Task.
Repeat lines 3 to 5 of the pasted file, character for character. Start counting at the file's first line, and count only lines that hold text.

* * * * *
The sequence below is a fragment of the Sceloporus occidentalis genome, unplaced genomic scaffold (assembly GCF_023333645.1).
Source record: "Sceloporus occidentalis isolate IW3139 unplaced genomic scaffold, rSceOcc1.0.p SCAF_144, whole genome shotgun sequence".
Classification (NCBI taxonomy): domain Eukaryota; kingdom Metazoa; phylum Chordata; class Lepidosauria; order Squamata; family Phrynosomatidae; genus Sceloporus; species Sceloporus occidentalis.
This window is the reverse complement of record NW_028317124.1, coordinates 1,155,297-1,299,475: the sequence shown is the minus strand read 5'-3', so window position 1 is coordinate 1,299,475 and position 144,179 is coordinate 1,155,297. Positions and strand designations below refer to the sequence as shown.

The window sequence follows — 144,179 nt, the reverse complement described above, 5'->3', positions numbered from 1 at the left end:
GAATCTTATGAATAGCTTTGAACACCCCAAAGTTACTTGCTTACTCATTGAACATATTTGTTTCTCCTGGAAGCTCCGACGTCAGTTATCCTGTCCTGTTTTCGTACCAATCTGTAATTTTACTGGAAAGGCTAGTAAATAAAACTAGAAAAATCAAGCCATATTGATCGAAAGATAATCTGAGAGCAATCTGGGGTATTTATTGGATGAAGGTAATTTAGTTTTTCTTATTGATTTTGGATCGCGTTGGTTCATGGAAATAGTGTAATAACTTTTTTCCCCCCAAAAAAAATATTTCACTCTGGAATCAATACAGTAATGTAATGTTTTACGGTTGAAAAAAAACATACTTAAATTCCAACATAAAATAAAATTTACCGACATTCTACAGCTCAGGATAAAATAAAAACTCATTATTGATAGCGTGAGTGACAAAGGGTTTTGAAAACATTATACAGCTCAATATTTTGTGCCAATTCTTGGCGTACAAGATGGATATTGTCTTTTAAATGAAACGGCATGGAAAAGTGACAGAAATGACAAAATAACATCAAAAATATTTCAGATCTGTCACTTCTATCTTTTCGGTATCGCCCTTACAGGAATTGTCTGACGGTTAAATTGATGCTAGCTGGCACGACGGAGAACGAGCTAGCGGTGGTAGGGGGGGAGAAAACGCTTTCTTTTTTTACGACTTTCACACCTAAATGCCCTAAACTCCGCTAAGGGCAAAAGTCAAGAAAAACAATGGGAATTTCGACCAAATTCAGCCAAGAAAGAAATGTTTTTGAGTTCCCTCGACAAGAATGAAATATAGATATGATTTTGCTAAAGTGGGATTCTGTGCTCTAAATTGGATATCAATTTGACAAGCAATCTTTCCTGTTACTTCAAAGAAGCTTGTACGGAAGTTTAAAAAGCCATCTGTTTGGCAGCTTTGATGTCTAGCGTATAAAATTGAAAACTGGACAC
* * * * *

Classification (NCBI taxonomy): domain Eukaryota; kingdom Metazoa; phylum Chordata; class Lepidosauria; order Squamata; family Phrynosomatidae; genus Sceloporus; species Sceloporus occidentalis.
This window is the reverse complement of record NW_028317124.1, coordinates 1,155,297-1,299,475: the sequence shown is the minus strand read 5'-3', so window position 1 is coordinate 1,299,475 and position 144,179 is coordinate 1,155,297. Positions and strand designations below refer to the sequence as shown.

The window sequence follows — 144,179 nt, the reverse complement described above, 5'->3', positions numbered from 1 at the left end: